Dealing in middle-of-the-night doubts, fears and ruminations the title of the following track and its relationship with that genuinely odd Japanese TV show seems only to illustrate the lack of useful distractions available to avoid dark thoughts at 3am. "Takeshi" appears to begin with the sound of the endless run-out groove at the end of a 78 of Wurlitzer music, but swiftly mutates into a heartfelt, chiming ballad with brass and bright guitars. It's one of the few tracks here performed as a traditional duet, and the voices weave in and out of the simple, clean palette of instruments effortlessly. The crackle of static and lack of fidelity serving only to make this feel closer, more uncomfortably like your own early-hours crisis. In a complete stylistic shift "The Writing's On The Wall" is reminiscent of the mighty Teenage Fanclub at the height of their powers. With a passing nod to Winston Churchill in the line "the black dog's on the prowl again", this deceptively upbeat track deals with depression and the redemptive powersof a relationship. Its hazy, woozy guitar lines and vocal harmonies manage to evokea lazy, summery country-pop feel which tenses another string of State Broadcaster's bow for release, and one which they pull off remarkably well and which serves as a challenge to the inevitable genre pigeonholing which will descend on "Ghosts We Must Carry". Strangely, the album hinges on a track which is by far its simplest and least adorned by the plethora of instruments at State Broadcasters disposal. "The Old Table" is almost entirely built from a drone of harmonium and a choir of voices which describe a recently vacated room in minute detail. It sounds a harmless enough proposition, but the emotional payload carried by the lyrics of absence and abandonment seem to capture the message at the heart of this record – that there are unseen, unspoken things we're all living with all of the time – and that it's State Broadcasters' unenviable task to give them voice and musical form. With only the tiniest fragment of the whole story to work on, the catastrophic events which led to the need to rescue a family "from certain capsize" are implied rather than described. And it's here that the strength of the songwriting is most apparent. These dramas, tiny in the scheme of things take on significance – there is a cinematic sense of storylinehere which makes me think of Mike Leigh's improvised, sometimes painfully gritty realities.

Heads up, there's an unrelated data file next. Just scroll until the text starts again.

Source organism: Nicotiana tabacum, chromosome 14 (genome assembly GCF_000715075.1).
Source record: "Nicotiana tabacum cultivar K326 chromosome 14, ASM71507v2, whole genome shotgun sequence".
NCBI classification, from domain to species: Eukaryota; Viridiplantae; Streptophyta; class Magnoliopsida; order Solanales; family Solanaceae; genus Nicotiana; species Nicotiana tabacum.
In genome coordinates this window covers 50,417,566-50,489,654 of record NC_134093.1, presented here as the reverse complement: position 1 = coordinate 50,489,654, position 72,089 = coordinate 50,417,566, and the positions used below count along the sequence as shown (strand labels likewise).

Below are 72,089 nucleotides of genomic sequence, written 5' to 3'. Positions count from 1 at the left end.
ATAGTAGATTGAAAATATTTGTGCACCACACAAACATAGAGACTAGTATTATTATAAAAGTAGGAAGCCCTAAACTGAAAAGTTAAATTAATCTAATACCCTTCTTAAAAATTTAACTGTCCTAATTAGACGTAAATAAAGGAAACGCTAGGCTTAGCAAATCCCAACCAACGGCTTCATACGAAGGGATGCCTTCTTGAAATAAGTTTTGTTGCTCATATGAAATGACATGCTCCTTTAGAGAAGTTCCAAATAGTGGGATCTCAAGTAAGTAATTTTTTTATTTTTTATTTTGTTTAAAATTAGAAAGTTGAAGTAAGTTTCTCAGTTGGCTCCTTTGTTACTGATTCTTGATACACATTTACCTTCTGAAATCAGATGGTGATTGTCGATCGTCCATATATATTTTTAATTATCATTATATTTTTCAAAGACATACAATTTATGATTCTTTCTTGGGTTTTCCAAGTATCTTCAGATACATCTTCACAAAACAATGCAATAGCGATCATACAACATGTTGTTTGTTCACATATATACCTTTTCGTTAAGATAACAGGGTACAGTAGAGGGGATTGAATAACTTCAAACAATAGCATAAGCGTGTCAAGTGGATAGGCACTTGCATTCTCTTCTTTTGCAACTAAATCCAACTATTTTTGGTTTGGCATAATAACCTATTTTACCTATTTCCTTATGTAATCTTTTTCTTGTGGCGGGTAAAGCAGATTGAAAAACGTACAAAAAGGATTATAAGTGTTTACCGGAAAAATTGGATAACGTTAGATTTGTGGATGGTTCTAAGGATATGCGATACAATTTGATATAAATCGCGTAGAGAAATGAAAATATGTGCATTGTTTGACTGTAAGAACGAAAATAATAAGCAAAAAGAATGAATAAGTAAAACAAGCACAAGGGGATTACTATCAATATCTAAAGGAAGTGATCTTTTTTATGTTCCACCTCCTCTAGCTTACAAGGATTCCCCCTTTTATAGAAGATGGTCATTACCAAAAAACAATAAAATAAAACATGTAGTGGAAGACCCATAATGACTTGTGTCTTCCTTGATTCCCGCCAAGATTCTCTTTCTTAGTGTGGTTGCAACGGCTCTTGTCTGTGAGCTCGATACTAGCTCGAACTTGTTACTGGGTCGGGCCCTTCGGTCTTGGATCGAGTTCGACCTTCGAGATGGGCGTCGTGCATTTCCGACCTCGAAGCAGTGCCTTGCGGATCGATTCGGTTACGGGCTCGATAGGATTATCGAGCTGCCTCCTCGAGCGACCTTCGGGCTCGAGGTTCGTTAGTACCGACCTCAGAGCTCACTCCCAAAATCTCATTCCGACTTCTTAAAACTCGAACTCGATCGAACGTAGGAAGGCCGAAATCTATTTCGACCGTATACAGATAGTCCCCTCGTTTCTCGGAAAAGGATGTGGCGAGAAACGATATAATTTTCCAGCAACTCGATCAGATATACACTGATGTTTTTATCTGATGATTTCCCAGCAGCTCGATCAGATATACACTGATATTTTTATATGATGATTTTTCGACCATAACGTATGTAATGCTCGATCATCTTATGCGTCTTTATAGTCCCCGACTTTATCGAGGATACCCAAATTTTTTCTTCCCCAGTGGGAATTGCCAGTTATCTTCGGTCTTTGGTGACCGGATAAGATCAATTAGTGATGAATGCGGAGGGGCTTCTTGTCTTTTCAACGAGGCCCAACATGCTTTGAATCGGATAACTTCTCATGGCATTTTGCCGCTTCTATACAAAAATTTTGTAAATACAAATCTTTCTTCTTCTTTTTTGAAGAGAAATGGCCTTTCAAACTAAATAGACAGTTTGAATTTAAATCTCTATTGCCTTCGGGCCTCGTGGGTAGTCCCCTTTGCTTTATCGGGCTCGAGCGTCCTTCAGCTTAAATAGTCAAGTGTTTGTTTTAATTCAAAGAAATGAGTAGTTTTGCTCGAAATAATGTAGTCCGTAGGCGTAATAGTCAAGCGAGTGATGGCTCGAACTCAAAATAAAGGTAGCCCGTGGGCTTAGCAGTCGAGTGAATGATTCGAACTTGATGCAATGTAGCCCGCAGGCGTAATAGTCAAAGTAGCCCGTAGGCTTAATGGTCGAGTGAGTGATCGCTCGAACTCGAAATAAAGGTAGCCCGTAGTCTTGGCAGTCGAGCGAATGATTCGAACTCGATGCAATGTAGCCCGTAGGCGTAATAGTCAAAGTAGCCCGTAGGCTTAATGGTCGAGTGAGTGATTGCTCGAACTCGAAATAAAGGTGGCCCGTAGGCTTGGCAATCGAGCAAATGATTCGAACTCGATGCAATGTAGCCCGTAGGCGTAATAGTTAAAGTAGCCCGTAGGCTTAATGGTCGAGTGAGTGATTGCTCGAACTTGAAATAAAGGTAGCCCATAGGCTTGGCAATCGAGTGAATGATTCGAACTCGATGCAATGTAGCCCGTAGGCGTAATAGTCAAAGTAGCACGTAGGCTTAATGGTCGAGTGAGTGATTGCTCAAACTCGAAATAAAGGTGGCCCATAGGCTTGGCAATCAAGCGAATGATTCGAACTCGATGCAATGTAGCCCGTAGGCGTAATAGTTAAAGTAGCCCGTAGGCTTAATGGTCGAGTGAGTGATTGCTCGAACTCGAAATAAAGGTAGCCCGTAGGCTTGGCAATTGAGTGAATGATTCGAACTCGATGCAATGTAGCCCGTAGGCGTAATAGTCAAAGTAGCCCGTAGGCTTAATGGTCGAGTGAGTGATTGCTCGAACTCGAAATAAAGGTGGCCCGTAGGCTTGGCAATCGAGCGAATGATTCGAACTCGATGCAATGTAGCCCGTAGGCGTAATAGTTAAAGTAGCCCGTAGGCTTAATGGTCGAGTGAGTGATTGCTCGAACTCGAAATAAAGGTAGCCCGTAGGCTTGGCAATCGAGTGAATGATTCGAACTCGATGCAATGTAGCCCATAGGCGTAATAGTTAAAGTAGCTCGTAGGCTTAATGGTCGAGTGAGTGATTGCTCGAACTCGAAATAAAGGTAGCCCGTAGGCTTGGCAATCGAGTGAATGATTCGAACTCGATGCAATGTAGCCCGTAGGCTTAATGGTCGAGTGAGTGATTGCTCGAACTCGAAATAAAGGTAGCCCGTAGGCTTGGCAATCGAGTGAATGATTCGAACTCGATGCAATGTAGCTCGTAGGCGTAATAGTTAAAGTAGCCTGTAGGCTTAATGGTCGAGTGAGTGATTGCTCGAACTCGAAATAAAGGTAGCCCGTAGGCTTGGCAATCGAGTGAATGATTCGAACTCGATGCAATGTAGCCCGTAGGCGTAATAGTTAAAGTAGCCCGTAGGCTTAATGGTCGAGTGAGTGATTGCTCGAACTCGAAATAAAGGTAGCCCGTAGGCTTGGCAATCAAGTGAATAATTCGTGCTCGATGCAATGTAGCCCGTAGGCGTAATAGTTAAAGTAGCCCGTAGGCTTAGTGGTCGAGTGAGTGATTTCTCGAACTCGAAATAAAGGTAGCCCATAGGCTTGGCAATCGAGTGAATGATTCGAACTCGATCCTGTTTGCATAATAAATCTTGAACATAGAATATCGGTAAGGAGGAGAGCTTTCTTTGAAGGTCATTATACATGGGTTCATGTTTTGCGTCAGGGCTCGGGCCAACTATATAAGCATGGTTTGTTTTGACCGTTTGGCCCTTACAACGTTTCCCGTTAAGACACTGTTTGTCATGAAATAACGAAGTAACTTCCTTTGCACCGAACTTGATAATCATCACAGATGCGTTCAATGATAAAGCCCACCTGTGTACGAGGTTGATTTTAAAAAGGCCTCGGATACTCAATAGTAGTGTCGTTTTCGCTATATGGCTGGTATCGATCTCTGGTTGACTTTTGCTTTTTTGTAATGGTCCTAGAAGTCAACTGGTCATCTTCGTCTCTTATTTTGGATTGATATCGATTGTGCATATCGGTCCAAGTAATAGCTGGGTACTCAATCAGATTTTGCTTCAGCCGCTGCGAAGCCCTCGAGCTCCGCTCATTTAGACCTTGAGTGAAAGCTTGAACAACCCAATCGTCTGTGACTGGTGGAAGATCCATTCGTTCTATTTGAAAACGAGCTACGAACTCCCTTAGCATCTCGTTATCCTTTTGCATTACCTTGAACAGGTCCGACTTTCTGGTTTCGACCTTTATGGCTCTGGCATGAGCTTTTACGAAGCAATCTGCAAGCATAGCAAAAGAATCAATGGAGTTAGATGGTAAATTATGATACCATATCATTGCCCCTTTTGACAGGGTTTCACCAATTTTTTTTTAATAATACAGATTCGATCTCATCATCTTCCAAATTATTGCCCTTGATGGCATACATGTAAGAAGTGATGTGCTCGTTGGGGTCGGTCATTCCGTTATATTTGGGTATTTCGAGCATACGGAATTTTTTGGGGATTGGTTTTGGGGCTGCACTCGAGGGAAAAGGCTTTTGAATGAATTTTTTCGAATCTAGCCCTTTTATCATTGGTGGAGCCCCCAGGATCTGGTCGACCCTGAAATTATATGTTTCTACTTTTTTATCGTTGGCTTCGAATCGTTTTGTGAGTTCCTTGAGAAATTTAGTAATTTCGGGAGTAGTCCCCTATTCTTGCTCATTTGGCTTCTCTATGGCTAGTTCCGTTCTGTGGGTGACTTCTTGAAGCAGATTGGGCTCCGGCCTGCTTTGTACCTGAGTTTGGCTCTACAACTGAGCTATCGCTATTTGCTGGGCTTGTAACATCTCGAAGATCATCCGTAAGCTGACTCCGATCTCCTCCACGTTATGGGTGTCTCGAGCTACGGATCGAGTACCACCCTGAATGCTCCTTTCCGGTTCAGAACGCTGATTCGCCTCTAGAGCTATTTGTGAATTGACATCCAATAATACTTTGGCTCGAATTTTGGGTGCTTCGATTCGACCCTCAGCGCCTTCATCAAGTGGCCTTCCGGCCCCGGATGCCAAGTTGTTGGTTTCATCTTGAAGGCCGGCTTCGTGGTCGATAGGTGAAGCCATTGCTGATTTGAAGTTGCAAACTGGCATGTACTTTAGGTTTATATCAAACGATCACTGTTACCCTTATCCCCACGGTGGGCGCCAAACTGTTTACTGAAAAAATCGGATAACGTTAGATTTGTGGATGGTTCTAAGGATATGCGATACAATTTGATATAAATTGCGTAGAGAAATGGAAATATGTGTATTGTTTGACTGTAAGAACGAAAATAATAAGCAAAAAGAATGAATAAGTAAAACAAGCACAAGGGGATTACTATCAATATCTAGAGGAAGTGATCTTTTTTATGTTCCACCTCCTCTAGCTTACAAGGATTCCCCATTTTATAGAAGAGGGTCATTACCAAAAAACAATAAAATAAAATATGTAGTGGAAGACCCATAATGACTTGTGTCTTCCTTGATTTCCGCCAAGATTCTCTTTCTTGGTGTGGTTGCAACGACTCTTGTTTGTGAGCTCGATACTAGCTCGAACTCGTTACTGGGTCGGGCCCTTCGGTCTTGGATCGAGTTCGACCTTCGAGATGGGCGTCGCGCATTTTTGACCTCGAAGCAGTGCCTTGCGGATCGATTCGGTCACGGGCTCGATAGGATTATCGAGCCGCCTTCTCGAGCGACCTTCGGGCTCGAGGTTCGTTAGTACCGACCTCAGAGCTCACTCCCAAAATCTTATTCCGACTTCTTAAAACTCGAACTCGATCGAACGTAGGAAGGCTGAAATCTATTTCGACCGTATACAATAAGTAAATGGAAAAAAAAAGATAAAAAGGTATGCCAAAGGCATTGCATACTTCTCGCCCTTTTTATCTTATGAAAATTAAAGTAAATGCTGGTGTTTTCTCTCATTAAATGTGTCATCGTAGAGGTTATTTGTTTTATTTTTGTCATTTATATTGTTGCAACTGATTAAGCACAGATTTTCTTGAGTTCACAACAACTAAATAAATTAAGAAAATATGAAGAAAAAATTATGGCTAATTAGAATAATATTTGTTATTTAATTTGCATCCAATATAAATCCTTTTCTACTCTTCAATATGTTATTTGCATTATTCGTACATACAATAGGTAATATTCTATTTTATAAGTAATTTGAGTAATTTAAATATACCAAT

There have been a fair number of songs written about "NewYears' Day" over the years – some great, some otherwise – with the schmaltzy, boozy wistfulness of the occasion something of a gift to the sentimentalist. However, the State Broadcaster's take is characteristically simple and direct. Faced with the clock ticking towards midnight, the heroine of the piece flicks back through the previous year, and settles on just one person she has to 'phone. We've almost all done this I'm sure – in the midst of a crowd of people celebrating, desperate for a connection via an overloaded network at that pivotal moment when every single mind is focused on assessing the losses and gains of another year under the belt. Here it is distilled to the simplest of emotional messages, delivered in beautifully uncomplicated, honest terms and providing a redemptive and hopeful message in the dying moments of "Ghosts We Must Carry". State Broadcasters are carrying these ghosts with us – and turning the hopes and fears we never dare speak of openly into wistful, sometimes dark songs which have the power to make us feel like we're not travelling entirely alone.
Despite a remarkably diverse and healthy national music scene, it can't be easy to be a Scottish band right now. For starters there is that very specific expectation that you are just that – a Scottish band – and thus that you're part of something bigger than just a local music scene. It's not often expressed, but this expectation weighs heavily on some younger, newer acts whonever quite seem to escape from under its yoke. Then there are the limited number of acceptable pigeonholes which seem to be available within the scene – and that inevitability that if you deploy traditional instrumentation or dare to perform quiet acoustic numbers, you're one of those folk bands. In the midst of this dash towards the common denominator State Broadcasters have just delivered a second album – one which will surely find people wishing to squeeze it forcibly into these narrow boxes. Well, having listened fairly obsessively to this record for the past couple of weeks, the news is that it's not going to fit. This is a varied, nuanced record which spans huge musical territory in the same way that it spans a vast lyrical and emotional sweep. It's a much bigger, much more assured and direct collection of songs than I dared expect – full of surprises, twists and devastatingly acute observations. And it sounds incredible too...
Olive Grove Records release "Ghosts We Must Carry" on 17th September. You can download the recent single "Kittiwake" above.